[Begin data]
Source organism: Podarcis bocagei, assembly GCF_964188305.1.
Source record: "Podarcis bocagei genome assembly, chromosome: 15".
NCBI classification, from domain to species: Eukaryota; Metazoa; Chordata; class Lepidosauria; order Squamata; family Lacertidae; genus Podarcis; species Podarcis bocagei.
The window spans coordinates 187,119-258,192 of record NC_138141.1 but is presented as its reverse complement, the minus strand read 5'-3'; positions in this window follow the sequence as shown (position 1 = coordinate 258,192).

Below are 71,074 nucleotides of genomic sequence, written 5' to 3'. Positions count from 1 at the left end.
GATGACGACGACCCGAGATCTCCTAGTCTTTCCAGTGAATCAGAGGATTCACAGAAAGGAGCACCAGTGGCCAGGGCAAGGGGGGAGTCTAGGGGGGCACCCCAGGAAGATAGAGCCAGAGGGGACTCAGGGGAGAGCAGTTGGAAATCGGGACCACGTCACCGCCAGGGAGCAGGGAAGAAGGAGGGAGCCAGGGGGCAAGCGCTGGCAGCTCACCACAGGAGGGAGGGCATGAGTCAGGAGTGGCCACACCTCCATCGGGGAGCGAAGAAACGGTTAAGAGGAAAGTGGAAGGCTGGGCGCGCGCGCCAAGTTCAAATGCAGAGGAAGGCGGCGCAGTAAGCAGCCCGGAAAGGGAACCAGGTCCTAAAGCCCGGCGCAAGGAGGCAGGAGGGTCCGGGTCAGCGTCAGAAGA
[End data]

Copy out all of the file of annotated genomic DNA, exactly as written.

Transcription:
Source organism: Podarcis bocagei, assembly GCF_964188305.1.
Source record: "Podarcis bocagei genome assembly, chromosome: 15".
NCBI classification, from domain to species: Eukaryota; Metazoa; Chordata; class Lepidosauria; order Squamata; family Lacertidae; genus Podarcis; species Podarcis bocagei.
The window spans coordinates 187,119-258,192 of record NC_138141.1 but is presented as its reverse complement, the minus strand read 5'-3'; positions in this window follow the sequence as shown (position 1 = coordinate 258,192).

Below are 71,074 nucleotides of genomic sequence, written 5' to 3'. Positions count from 1 at the left end.
GATGACGACGACCCGAGATCTCCTAGTCTTTCCAGTGAATCAGAGGATTCACAGAAAGGAGCACCAGTGGCCAGGGCAAGGGGGGAGTCTAGGGGGGCACCCCAGGAAGATAGAGCCAGAGGGGACTCAGGGGAGAGCAGTTGGAAATCGGGACCACGTCACCGCCAGGGAGCAGGGAAGAAGGAGGGAGCCAGGGGGCAAGCGCTGGCAGCTCACCACAGGAGGGAGGGCATGAGTCAGGAGTGGCCACACCTCCATCGGGGAGCGAAGAAACGGTTAAGAGGAAAGTGGAAGGCTGGGCGCGCGCGCCAAGTTCAAATGCAGAGGAAGGCGGCGCAGTAAGCAGCCCGGAAAGGGAACCAGGTCCTAAAGCCCGGCGCAAGGAGGCAGGAGGGTCCGGGTCAGCGTCAGAAGA